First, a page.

First, we provide additional evidence for the importance of accurately identifying cost bloomers, which is underscored by their prevalence among high-cost patients, and their potential for intervention. Similar to the USA, we found that cost bloomers represented the majority of all high-cost patients. Compared to individuals with more persistent high-cost years, we found that cost bloomers were younger, showed less morbidity, lower mortality and, based on their year 1 data, had fewer chronic conditions on average; also, cost bloomers were less likely to be diagnosed with the types of chronic condition indicators commonly associated with high healthcare costs—for example, diseases of the circulatory system and neoplasms.
Second, we demonstrate the ability of modern statistical learning methods and diverse population healthcare data to advance methods underlying healthcare cost-prediction tools. Our framework for the development and evaluation of enhanced models can be described as a machine learning approach to prediction. Machine learning is a field at the intersection of computer science and statistics, with a fast growing literature on statistical learning methods for analysing large and complex data sets.12 ,27 ,29 ,48 A typical prediction framework involves the use of a training data, in which the outcome and feature measurements for a set of objects are used to build a prediction model, or ‘learner’, which will enable prediction of the outcome for new unseen objects. A good learner is one that accurately predicts the outcome of interest.25 The notable improvement our best model achieved over standard tools suggests that data-intensive machine learning methods warrant further study.
Our third contribution is an enhanced model for prediction of cost blooms, which produced a 30% improvement in cost capture over a standard diagnosis-based model. Since our cost bloom prediction task is novel, we have no external model comparison. However, prior studies have been conducted on the traditional high-cost patient prediction task at the population level.11 ,32 ,33 ,34 ,43 Using an enhanced model that was developed using the AHRQ's Medical Expenditure Panel Survey (MEPS) data set, the top performance on a nationally representative data set was reported by Fleishman et al, showing an AUC of 0.84.
While our best population level model also achieved an AUC of 0.84, there are key distinctions. For example, Fleishman et al's AUC measure is not a prospective measure of predictive performance like the AUC reported in our work. Retrospective measures of model fit, such as reported by Fleishman et al, are known to be overly optimistic relative to predictions based on out-of-sample data.25 Also, in contrast to our population health data sources, which serve a secondary purpose for research, Fleishman et al used primary study data. Although the MEPS enables rich longitudinal data to be collected for research purposes, it consists of multiple face-to-face interviews conducted with participants and their family members over a 2-year period. Such an extensive primary data collection process can be resource prohibitive for providers to administer for their entire patient population. Finally, our best model showed higher positive predictive value (PPV) (33% vs 29%).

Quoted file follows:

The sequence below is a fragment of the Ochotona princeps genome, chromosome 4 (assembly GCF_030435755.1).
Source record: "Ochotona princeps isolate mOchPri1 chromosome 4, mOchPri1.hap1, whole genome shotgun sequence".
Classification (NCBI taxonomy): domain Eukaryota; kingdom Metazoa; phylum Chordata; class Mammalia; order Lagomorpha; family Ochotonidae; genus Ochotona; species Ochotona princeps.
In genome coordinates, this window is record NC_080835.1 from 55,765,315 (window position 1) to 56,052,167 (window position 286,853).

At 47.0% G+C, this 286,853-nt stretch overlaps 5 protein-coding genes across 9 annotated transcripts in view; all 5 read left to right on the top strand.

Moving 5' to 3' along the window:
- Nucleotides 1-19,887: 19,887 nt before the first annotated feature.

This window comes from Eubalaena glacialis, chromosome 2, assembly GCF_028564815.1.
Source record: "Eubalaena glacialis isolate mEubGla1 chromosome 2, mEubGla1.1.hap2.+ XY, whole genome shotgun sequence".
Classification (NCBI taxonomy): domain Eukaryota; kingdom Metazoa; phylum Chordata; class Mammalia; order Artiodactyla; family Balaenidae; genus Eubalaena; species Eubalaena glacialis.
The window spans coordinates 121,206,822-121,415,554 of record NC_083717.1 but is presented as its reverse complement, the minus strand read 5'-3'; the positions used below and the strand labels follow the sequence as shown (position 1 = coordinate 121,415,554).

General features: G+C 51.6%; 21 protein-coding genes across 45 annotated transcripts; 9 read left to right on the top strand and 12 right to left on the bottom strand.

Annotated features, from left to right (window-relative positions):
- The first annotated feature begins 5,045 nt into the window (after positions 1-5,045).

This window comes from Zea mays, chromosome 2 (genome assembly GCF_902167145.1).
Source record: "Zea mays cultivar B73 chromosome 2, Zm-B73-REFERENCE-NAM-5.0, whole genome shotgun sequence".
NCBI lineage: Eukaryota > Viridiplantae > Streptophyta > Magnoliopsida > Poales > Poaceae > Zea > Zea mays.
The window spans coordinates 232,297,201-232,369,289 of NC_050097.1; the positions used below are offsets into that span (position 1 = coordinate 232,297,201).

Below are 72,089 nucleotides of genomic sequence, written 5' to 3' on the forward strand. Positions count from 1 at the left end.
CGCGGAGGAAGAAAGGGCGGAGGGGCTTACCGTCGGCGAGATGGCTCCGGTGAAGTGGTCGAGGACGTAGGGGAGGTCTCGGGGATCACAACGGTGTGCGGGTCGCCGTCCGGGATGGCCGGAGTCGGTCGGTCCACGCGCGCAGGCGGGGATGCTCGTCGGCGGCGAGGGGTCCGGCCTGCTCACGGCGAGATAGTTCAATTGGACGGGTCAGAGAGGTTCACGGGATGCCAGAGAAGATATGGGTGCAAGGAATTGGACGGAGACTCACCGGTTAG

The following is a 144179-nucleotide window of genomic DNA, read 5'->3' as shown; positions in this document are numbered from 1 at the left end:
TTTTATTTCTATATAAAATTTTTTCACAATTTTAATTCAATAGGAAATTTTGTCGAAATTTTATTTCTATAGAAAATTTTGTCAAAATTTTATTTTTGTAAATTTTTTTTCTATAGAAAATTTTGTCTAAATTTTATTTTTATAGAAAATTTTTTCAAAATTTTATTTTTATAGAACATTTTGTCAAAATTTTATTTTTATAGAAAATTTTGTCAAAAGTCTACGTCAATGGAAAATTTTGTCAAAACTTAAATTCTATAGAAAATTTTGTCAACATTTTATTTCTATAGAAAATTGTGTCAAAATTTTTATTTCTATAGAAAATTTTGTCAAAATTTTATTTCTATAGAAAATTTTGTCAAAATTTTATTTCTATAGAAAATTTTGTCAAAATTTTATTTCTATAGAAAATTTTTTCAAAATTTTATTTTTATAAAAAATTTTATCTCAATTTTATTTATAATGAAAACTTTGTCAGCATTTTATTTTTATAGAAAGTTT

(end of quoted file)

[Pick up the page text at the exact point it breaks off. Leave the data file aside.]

There are several policy and practice implications for our work. More accurate cost-prediction tools can be used by providers to proactively identify patients at high risk of a cost bloom. However, many providers lack access to the type of comprehensive healthcare and cost data available in Denmark. In the USA, recent legislation in support of data-sharing among Accountable Care Organizations and the growth of population registries will facilitate individual-level linkages across settings and providers; however, this now remains impossible for most practices. To provide utility in a setting where only some of our feature categories are available for prediction of cost bloomers, we demonstrated that our simplest enhanced model achieved a 21% increase in predictive performance over the baseline (see figure 5) with only seven model features. Also, we found that our full feature set without cost features resulted in a 24% increase over the baseline model, suggesting the benefit of our modelling approach for providers who cannot link cost information.